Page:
FEATURE
Photo: Alexander Jeffers
Elia Kazan and Arthur Miller at rehearsal for Miller's The Crucible,
taken by the author's father, Alexander Jeffers.

GLORY IN THE FLOWER:
Elia Kazan
By Ian Jeffers




"Though we may recall the hour of splendor in the grass, of glory in the flower, we may never recover it..."

With these words, imperfectly remembered, I met Elia Kazan on a summer afternoon when I was seventeen. I was, I believed, in love for the first time. I came back from walking the fields of the small English town where I lived to find Natalie Wood—all the essence of a young girl and, as I think of it now, very like the woman I later married—quiveringly emerging from the television in Splendor in the Grass. There was more—Natalie Wood drowning with desire in the lake, which I always think of, sadly, when people speak of her death by drowning. And there was Natalie Wood screaming at her mother that she was still "a good little, good little, good little girl" with such passionate intensity that you thought her soul might split.

I cannot forget Natalie Wood, frantic in the fever of young love, or the nurse carrying her soaked red dress away like the remnant of her purity and sanity. I cannot forget Elia Kazan's immigrant-hero in America, America saying, "Come on, you. People are waiting. People waiting" after struggling under impossible odds to make it to America. I cannot forget the loads he carried on his back and the man he was forced to kill to stay alive long enough to get out, to save his family. I cannot forget Eli Wallach snaking his way into Carroll Baker's infantile affections and her perpetually scanty nighty in Baby-Doll. I can't forget Blanche DuBois, cowering in fear as Stanley Kowalski explains the finer points of the Napoleonic code in A Streetcar Named Desire or her walking off to the insane asylum where she will end her days. And no one forgets Stanley Kowalski, brawling, yelling, stumbling and abandoned, screaming for Stella.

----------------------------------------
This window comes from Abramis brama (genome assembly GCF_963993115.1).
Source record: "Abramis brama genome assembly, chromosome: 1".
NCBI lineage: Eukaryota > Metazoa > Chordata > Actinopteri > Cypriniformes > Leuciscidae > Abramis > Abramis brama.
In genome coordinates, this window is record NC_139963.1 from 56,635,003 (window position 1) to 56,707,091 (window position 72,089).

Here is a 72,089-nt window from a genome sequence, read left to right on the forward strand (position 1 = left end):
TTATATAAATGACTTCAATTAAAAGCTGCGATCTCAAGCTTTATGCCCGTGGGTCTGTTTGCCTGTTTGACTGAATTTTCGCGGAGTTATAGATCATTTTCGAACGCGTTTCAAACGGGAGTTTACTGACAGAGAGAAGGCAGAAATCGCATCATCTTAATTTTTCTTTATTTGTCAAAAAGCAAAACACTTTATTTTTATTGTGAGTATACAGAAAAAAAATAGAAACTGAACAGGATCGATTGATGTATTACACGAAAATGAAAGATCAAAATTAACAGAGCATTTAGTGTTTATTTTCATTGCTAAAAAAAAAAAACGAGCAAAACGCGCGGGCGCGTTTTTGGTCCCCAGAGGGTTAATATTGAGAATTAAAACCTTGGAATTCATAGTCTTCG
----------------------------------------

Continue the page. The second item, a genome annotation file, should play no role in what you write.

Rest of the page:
There may have been nothing extraordinary about these moments. But as I encountered them over time, I knew I had never seen anything like them. And from the first of them, I honestly never looked at film the same way again. I remember a critic describing Splendor in that languid English way as "the American classic, relentlessly directed by Elia Kazan." It had never occurred to me that someone might direct a film relentlessly, and the jab at Kazan's intensity misses what he did in his films. He captured, somehow, pieces of humanity so real, in such a deftly hypnotic way, that they go beyond moments of theater and become things that burrow into your consciousness, as if they were true pieces of your world. What he did is extract from a story an essence of truth so concentrated that you change from an audience member watching a drama to a witness of one of the atoms of life being cracked open in front of your eyes.

He did this, over and over, in as silly a thing as a Hollywood movie, in a time as silly as, at least for part of his career and ignominiously so, the communist witch-hunt era. He unapologetically named names of communists, in a country his parents chose as immigrants escaping from poverty and turmoil in their native Turkey, and in his new country's very silly movie capital of Hollywood.

Perhaps because Kazan is one of the greatest film-artists of all time, or simply someone who has a gift for throwing up flashes of humanity in unforgettable ways or, perhaps, someone who cared that what he showed in his films could instruct us on the passions, both good and evil, that either uplift or destroy what is human about us, his films have become an odd sort of companion to my life. He has done so many things with such recognizable brilliance that I could stumble on a film in the middle of the night on a static-ridden TV and know it was one of his, whether I'd ever heard of it or not. Because he made a country of his films, a real and bewitching landscape of characters and stories, and because he almost invariably, in the space of any three-minute scene you might happen upon managed to find something which so tipped the world into unique and unmistakable light, he became a "friend" to me, the way an artist whom you imagine you know through his work becomes a friend.